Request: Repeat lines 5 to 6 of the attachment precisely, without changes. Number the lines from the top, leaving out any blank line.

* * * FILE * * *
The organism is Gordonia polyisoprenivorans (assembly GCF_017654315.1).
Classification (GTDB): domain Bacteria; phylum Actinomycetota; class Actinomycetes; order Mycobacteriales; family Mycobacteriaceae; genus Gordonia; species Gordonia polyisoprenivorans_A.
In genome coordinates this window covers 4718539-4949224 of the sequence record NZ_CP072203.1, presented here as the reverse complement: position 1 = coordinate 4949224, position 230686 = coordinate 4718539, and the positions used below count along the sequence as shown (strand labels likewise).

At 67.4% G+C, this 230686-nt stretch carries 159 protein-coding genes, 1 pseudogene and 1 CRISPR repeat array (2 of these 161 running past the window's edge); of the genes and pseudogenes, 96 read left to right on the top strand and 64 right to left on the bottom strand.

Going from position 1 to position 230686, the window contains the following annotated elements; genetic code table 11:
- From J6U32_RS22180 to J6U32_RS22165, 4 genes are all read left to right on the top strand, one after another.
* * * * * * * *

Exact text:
Going from position 1 to position 230686, the window contains the following annotated elements; genetic code table 11:
- From J6U32_RS22180 to J6U32_RS22165, 4 genes are all read left to right on the top strand, one after another.